The raging controversy over alleged involvement of the Indian government in the killing of Sikh plumber-cum-religious activist Hardeep Singh Nijjar in faraway Canada is snowballing. Sensing that our elites are ultra-sensitive about western criticism, Canada, with firm American backing, is rapidly widening the gyre of the controversy in a spiral that expands outward as it goes up.
The three new elements that Prime Minister Justin Trudeau introduced during his riveting press conference on the margins of the UN General Assembly session in New York on Thursday dominated by the ramifications of Nijjar’s killing, are:
- one, he has dragged the Indian prime minister into the eye of the storm by referring to his “direct and frank conversation” with Modi;
- two, his assertion that Canada is “standing up for the rules-based order”; and,
- three, the analogical reasoning that Trudeau introduced (for the first time) on finding a common relational system between India’s alleged violation of Canada’s sovereignty under international law and Russia’s invasion of Ukraine.
Trudeau has left much food for thought. Principally, Ottawa and Washington are acknowledging publicly that they are moving in tandem. (Of late, Trudeau has neatly slipped into the shoes of Boris Johnson as the strongest advocate of the US’ proxy war in Ukraine.)
Not only that, the US envoy in Ottawa David Cohen has since disclosed that “shared intelligence among Five Eyes partners” prompted Trudeau’s offensive allegation last Monday about Indian agents’ involvement in the killing of Nijjar.
Cohen added: “There was a lot of communication between Canada and the United States about this… We have been consulting throughout very closely with our Canadian colleagues — and not just consulting, coordinating with them — on this issue. And from our perspective, it is critical that the Canadian investigation proceed, and it would be important that India work with the Canadians on this investigation. We want to see accountability, and it’s important that the investigation run its course and lead to that result.”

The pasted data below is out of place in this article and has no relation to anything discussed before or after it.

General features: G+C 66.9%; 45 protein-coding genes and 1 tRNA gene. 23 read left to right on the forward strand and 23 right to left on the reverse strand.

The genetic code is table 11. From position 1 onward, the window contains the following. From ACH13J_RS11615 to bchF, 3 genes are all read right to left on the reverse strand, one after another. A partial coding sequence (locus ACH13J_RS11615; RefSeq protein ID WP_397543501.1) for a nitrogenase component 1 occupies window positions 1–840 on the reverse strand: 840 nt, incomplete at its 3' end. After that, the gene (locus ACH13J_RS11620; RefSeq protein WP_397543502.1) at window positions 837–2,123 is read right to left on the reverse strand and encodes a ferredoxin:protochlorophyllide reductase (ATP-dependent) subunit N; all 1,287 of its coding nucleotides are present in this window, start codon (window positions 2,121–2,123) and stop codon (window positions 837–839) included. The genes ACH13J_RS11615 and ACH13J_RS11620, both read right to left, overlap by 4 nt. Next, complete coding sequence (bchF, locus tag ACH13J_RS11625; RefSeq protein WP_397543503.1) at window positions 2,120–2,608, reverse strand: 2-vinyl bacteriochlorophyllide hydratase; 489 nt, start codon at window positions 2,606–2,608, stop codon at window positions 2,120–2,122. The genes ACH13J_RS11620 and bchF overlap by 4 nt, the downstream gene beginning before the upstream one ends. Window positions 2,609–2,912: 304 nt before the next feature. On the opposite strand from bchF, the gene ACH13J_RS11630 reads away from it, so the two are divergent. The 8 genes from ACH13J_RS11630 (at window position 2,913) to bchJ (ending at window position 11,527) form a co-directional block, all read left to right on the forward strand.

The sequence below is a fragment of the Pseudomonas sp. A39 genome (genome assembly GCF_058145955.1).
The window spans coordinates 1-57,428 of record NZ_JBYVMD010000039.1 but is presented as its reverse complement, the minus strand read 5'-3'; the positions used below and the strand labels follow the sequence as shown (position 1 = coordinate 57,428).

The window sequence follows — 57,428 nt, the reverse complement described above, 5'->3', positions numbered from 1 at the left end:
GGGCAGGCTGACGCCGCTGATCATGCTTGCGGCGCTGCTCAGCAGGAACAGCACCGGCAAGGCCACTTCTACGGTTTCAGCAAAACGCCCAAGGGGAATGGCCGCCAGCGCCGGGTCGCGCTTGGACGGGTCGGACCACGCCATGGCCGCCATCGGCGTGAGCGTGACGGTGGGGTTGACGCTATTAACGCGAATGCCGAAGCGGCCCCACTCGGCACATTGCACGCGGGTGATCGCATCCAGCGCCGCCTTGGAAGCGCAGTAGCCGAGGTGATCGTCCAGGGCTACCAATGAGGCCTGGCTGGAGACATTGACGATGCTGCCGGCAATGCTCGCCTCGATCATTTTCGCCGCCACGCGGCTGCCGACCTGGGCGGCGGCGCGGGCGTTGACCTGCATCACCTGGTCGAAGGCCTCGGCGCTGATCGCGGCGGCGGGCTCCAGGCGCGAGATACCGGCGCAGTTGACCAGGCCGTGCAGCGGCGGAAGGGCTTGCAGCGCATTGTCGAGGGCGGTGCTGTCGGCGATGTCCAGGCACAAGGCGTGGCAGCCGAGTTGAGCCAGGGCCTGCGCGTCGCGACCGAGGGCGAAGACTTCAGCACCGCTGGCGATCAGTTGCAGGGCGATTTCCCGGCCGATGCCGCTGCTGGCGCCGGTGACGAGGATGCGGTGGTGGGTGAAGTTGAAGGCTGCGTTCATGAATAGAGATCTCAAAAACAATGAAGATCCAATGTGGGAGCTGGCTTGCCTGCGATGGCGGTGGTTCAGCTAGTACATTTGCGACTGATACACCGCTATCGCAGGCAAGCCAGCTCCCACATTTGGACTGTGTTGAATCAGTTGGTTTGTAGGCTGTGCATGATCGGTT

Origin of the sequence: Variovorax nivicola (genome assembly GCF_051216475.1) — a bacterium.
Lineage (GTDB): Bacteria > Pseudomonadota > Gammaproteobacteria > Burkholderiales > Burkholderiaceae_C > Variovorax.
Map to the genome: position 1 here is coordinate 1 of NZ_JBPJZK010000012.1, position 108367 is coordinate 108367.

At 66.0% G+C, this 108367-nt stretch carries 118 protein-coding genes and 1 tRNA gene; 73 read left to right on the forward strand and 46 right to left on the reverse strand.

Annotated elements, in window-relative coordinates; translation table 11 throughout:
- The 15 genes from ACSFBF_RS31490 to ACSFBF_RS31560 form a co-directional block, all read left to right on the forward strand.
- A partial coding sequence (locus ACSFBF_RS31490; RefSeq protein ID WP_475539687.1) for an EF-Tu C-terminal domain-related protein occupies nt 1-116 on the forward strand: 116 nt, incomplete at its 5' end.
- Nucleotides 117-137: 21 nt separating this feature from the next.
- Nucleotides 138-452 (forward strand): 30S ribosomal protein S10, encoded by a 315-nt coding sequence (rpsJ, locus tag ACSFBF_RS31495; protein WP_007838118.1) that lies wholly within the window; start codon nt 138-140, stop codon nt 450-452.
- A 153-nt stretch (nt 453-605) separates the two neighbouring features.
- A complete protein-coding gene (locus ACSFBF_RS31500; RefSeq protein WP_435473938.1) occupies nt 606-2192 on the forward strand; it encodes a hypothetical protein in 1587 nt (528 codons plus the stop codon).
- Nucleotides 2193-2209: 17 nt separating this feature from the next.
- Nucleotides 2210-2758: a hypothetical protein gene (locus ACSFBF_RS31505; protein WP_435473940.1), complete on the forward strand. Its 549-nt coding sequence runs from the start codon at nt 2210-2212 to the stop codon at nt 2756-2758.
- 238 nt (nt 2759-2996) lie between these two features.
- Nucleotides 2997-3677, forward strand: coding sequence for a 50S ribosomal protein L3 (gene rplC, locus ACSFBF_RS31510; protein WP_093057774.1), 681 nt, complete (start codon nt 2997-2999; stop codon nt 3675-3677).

We should carefully weigh the implications of the calibrated remarks by the White House National Security Advisor Jake Sullivan and Secretary of State Antony Blinken on successive days following Trudeau’s press conference.
One significant aspect of Sullivan’s press conference was that he was asked to comment on Modi government’s approach to the Nijjar case being of a kind with recent Indian policies, viz., that Delhi is challenging America’s vital interests — “economic aggression… they [Modi government] made a deal with 18 countries to not use dollars to trade… India has — is on a U.S. watchlist for intellectual property theft of US companies. India has been — is part of BRICS.”
Sullivan responded that “where we have concerns with India, whether it comes to issues related to the very watchlist that you’re describing or otherwise, we make those concerns clear. And we defend US interests, as we do with every country in the world.
“Now, India is not Russia, and China has its own set of challenges that we deal with in its own context. So, of course, there is going to be differences in how we deal with countries one by one.
“But the idea — the North Star of this administration is: If you represent a threat to the American people’s security, prosperity, or basic sense of fairness, we will take action to defend that. I think our record on that — across multiple countries … is quite clear… Regardless of the country, we will stand up and defend our basic principles. And we will also consult closely with allies like Canada as they pursue their law enforcement and diplomatic process.”
Simply put, the Biden Administration is indeed taking a holistic view of the Modi government’s foreign policy.